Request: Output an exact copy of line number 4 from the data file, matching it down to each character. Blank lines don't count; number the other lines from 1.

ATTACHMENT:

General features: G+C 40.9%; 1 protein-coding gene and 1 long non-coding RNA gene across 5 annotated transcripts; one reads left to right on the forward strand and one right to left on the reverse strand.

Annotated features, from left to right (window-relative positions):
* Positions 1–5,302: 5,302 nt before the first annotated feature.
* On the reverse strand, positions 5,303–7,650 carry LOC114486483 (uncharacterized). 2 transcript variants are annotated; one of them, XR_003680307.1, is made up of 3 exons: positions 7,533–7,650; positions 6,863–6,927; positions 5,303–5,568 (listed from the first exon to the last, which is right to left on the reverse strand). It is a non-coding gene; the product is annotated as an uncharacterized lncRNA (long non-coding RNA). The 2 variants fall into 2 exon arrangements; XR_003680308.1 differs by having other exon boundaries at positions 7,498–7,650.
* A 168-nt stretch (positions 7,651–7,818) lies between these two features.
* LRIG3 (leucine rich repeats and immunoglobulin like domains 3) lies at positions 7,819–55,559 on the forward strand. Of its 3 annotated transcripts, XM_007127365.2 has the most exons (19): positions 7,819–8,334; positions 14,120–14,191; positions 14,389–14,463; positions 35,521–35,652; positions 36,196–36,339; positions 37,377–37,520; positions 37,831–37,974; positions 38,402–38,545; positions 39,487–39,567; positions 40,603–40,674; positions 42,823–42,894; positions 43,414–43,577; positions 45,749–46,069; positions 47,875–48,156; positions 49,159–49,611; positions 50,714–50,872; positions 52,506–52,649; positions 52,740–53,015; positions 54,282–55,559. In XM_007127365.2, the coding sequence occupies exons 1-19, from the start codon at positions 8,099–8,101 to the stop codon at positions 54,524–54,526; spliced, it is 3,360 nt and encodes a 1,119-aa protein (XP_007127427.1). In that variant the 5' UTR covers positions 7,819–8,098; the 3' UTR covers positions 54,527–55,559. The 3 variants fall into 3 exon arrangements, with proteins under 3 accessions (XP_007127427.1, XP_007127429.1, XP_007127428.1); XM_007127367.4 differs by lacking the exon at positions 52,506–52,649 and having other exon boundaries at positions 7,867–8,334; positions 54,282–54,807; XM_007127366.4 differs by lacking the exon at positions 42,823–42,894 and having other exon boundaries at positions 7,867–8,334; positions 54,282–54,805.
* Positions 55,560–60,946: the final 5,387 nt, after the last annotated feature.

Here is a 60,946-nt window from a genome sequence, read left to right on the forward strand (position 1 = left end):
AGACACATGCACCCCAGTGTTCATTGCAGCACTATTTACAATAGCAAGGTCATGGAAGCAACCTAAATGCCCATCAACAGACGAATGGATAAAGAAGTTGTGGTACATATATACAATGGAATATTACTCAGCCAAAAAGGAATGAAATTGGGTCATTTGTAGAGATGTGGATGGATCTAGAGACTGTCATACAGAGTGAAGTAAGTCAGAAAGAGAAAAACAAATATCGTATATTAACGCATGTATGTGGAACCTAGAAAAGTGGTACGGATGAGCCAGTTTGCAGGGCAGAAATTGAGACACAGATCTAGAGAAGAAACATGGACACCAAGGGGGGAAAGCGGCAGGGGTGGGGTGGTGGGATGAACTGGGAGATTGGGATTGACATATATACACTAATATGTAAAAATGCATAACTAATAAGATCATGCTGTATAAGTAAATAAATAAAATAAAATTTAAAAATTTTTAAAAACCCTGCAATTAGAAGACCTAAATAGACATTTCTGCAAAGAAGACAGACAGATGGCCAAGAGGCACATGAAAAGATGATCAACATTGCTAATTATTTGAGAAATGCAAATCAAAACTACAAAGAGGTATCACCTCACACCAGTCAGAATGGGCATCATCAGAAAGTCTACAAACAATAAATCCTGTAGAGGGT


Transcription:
* On the reverse strand, positions 5,303–7,650 carry LOC114486483 (uncharacterized). 2 transcript variants are annotated; one of them, XR_003680307.1, is made up of 3 exons: positions 7,533–7,650; positions 6,863–6,927; positions 5,303–5,568 (listed from the first exon to the last, which is right to left on the reverse strand). It is a non-coding gene; the product is annotated as an uncharacterized lncRNA (long non-coding RNA). The 2 variants fall into 2 exon arrangements; XR_003680308.1 differs by having other exon boundaries at positions 7,498–7,650.